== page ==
Recently I’ve been reading Russian novels in parallel with English ones, and I’ve been struck all over again by the perhaps obvious point that the world of Dostoevskii, Tolstoi, Leskov, and Pisemskii was very different from the world of Dickens, Gaskell, and Trollope. Even the most “realist” fiction doesn’t directly show us the true nature of the time and place it was written in, of course, but if you make numerous and substantial allowances for different writers describing different characters in different genres for different purposes, the real world still must have put different constraints on Russian and English writers. What was believable in one place would ruin the illusion of reality in the other.
Leskov and Trollope both created a lot of literary clergymen who were somewhere between one-trait caricatures and three-dimensional portrayals, portraits with some real bite and some real warmth, mixed with a bit of humility in the “are you and I any better, reader?” vein. But a clergyman in Trollope is a different animal than a clergyman in Leskov.
Archdeacon Grantly and his wine cellar couldn’t have existed in Russia, where the clergy were a nearly hereditary class separate from the gentry, instead of a career for the gentry’s younger sons. Bishop Proudie’s struggles to escape his wife’s domination couldn’t have happened if only the lower ranks of priests could marry. Intrigues about the clerical appointments of Whig and Tory parliaments have only the slightest similarity to the slower comings and goings of Russian tsars and ministers.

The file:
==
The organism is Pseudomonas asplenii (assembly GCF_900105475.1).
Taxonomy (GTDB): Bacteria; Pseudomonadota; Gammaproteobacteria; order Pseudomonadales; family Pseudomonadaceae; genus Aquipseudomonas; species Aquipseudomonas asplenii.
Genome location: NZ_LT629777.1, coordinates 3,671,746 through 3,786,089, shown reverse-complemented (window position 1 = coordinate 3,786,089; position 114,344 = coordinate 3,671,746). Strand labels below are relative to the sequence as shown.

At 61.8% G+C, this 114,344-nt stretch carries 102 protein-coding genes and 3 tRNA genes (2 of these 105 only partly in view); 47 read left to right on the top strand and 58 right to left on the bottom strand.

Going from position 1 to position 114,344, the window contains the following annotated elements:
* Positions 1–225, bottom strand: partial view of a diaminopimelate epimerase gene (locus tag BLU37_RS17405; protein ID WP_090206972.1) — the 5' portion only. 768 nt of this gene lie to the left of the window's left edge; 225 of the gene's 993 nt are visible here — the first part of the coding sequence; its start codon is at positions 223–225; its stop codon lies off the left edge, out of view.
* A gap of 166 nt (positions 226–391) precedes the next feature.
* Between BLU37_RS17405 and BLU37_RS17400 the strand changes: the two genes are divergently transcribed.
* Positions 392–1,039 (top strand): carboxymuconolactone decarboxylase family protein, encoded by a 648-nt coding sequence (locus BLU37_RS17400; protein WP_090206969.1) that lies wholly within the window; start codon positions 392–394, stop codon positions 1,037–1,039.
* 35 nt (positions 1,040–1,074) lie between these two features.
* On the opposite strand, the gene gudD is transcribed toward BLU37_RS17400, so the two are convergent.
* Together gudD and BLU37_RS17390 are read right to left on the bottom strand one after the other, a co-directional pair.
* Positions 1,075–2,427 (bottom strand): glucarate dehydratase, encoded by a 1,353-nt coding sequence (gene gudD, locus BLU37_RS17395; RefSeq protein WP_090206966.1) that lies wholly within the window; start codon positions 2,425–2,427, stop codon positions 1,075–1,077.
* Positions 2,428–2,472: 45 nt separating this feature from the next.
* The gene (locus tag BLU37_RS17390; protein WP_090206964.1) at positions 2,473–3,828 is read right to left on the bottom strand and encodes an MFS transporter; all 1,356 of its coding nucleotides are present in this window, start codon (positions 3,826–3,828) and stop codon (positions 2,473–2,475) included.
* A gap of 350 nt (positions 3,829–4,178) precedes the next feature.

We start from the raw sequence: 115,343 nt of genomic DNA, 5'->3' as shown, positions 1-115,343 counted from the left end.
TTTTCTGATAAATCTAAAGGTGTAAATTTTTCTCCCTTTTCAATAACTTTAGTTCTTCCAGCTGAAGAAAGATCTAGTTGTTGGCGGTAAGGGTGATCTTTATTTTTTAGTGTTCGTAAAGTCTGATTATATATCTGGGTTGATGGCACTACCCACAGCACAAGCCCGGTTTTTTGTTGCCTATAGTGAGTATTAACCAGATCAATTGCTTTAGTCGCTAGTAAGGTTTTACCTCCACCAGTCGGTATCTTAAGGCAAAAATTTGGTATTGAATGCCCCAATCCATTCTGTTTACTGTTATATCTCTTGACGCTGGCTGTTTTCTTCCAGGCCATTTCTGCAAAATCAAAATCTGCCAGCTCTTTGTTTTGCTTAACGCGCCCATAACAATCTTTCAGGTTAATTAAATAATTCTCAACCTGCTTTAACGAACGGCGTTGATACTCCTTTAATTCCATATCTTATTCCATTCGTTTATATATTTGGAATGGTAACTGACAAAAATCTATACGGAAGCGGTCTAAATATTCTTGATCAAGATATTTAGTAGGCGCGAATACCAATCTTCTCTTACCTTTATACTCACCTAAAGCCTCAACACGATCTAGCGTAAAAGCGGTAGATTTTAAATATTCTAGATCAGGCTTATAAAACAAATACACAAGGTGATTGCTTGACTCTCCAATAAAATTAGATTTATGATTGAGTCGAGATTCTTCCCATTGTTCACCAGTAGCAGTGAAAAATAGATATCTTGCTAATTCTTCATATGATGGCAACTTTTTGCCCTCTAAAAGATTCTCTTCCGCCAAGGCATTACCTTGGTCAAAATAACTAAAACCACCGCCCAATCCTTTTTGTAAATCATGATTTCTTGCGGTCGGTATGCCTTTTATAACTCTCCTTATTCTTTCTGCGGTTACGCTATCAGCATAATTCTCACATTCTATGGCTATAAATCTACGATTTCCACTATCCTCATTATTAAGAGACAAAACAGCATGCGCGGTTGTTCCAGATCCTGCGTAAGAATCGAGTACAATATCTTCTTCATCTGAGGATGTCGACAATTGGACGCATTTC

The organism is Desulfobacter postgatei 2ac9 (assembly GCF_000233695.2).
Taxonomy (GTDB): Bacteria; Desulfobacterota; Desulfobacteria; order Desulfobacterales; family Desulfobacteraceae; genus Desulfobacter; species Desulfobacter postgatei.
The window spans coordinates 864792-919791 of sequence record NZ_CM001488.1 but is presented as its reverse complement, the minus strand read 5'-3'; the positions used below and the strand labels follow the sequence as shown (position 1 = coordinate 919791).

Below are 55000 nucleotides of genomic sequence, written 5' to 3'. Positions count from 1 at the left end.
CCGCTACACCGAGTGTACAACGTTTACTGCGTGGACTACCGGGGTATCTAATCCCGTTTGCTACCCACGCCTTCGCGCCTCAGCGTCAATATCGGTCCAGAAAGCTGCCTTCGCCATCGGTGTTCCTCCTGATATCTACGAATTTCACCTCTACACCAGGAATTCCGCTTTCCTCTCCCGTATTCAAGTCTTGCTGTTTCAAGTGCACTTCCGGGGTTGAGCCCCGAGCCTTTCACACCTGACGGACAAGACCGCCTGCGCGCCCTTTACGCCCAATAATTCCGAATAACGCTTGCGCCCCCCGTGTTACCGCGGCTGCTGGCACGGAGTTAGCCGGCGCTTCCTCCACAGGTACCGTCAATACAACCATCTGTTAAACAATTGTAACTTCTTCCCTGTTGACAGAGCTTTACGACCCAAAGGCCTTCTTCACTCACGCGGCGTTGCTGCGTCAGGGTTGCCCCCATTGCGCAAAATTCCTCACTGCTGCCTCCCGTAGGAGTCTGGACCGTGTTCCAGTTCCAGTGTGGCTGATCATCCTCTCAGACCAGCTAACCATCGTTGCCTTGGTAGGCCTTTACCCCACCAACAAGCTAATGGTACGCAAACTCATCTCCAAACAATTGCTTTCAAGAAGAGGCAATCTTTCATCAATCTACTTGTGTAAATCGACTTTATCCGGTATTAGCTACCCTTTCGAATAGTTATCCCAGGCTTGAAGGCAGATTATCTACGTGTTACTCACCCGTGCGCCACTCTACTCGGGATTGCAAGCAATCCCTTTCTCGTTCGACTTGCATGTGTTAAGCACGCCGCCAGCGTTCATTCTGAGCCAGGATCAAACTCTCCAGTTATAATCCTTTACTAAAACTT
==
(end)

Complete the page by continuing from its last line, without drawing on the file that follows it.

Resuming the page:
And could this bishop from Leskov’s “The Little Things in a Bishop’s Life” (Мелочи архиерейской жизни, 1878-79) have occurred in an English novel? The anecdote is introduced with the observation that women can drive a clergyman to be guilty of faults quite unlike him, even if the clergyman is a bishop known for his liberalism and the women are a respectful group of nuns. The bishop had given a service at the nuns’ convent; they had tried to thank him with a valuable icon; he had thanked them but refused the gift because he knew it was beyond their means; but the nuns bribed one of his subordinates to give it to him anyway, and the subordinate pocketed the money.
A good deal of time has passed; the bishop is doing his scholarly work and proofreading Zyrian books with his assistant, when once he suddenly needed his cell-attendant, who by ill luck had gone off and did not present himself at the bishop’s call. The assistant wanted to go call him, but the speedy Innokentii anticipated him and went to the cell-attendant’s room, where he thought he would catch his servant sleeping. But he did not find the cell-attendant here, and instead found a familiar icon on his wall, the work of the sisters of the Vologda sanctuary. The bishop got mad. Calling the cell-attendant to him, he immediately beat him, not just striking him but kicking him. The upset bishop beat the bribe-taker until he was exhausted and, abandoning said practice, he promptly sent this very “insatiable brute” to the abbess to take back the icon, through which that insistent woman, by her disobedience and stubbornness, had brought her bishop to such fury that he, in the words of an eyewitness, “in spite of his frustratingly small stature, manifested the energy and strength of Peter the Great.” (chapter 6 in the 1956-58 collected works, emphasis in original)
Now, this wasn’t a typical way to write about bishops in Russia either, and Leskov had trouble with the censors. The beating was less energetic and didn’t include kicking in chapter 8 of the last major prerevolutionary collected works (1902-03): most of the paragraph is the same, but that part is just “…he immediately beat him and sent him to the abbess to take back the icon…” with no italics.